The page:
Only Rebel has the power to defeat flaming torches with his chest!
If you want ridonkulous action sequences and stylized hyperediting like a music video on speed, then you quickly break out some Telugu action cinema. So we did, and the film we got was Rebel, a revenge story that sadly gets a little too much flashy without backing it up. There is still some entertaining parts, but a bit of schizophrenia and pacing problems keep Rebel from becoming engaging.
Rebel seems torn as to what kind of film it is. It’s a revenge action film, no doubt, but the question is just how serious should we be taking it? Before the intermission everything seems more action comedy, but after the intermission we’ve suddenly shifted into action drama. There are even actors who only appear in certain halves of the flick to emphasize the tonal shifts (comedic actor Brahmanandam appears in the humor section, while legendary actor Krishnamraju is only after the intermission.)
Rebel suffers from not introducing who characters are before major scenes where we are supposed to care that they are in danger or are committing acts of violence. Sure, a few of them are played by famous actors who are almost always heroes or villains, so it is expected what they are doing, but it’s not the case all the time. A good film will give you just enough to connect and care about a character you don’t know before things happen, while Rebel doesn’t bother to set that up.
Needs more explosions flipping cars.
I’ll also complain about how this film treats women, because it does so very badly. There are two main women in Rebel. Nandini is the daughter of a criminal who is wooed by the hero as a ruse to get to her father. But of course she ends up falling for the hero anyway because of how awesome he is, and he ends up with her because she’s Tamannaah. Rishi wins her heart by doing the most ridiculous PUA technique I’ve seen in a film. He calls her ugly, which freaks her out so much she has a conference with all of her friends to reassure her, then spends the next few scenes trying to convince Rishi that she is attractive just to show him up that she’s attractive. Then he’s like “I was saying you were beautiful the whole time!” and she betrays her dad for him, even capturing him for torture. The other female is Deepali, who was Rishi’s great love and was murdered by the villains. She’s an orphan, and finally gets a family to belong to right before her death. Now, her character isn’t treated badly beyond being killed, but at the end of the film Nandini declares that Rishi should call her Deepali, which implies that Nandini is gone and is now playing the part of Deepali, a woman she never met, just to please her man. I find that insulting to both characters, and to the concept of grief. Yes, I’m complaining about how Rebel treats the concept of grief!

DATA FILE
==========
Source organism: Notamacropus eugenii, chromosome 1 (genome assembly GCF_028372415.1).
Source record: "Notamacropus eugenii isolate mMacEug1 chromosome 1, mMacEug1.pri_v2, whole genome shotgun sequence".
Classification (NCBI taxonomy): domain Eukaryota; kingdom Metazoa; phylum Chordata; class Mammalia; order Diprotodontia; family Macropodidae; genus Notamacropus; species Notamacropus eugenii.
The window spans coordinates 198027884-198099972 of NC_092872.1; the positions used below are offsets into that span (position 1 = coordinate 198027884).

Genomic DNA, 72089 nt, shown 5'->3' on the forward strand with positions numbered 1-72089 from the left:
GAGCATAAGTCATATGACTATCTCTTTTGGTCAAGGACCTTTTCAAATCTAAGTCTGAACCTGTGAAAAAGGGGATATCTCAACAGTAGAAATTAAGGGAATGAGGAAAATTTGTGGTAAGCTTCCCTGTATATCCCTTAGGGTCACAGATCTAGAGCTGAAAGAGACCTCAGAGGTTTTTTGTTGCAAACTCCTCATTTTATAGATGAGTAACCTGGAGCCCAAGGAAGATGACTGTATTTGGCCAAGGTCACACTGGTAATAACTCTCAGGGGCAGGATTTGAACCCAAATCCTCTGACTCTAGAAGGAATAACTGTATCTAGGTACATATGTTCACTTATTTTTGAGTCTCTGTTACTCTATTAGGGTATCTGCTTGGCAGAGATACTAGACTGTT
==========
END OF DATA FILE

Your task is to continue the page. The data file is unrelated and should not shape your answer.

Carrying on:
Despite the critical and TarsTarkas.NET complaints, Rebel did well at the box office because it’s designed for mass appeal. It’s got visual tricks up the wazoo, action action action, and villains who are hilariously evil. And Tamannaah. It even scored one of those rare things for Indian cinema, a BluRay DVD that doesn’t look terrible (except the moving watermark!) Eega got robbed.
It’s called symbolism, people!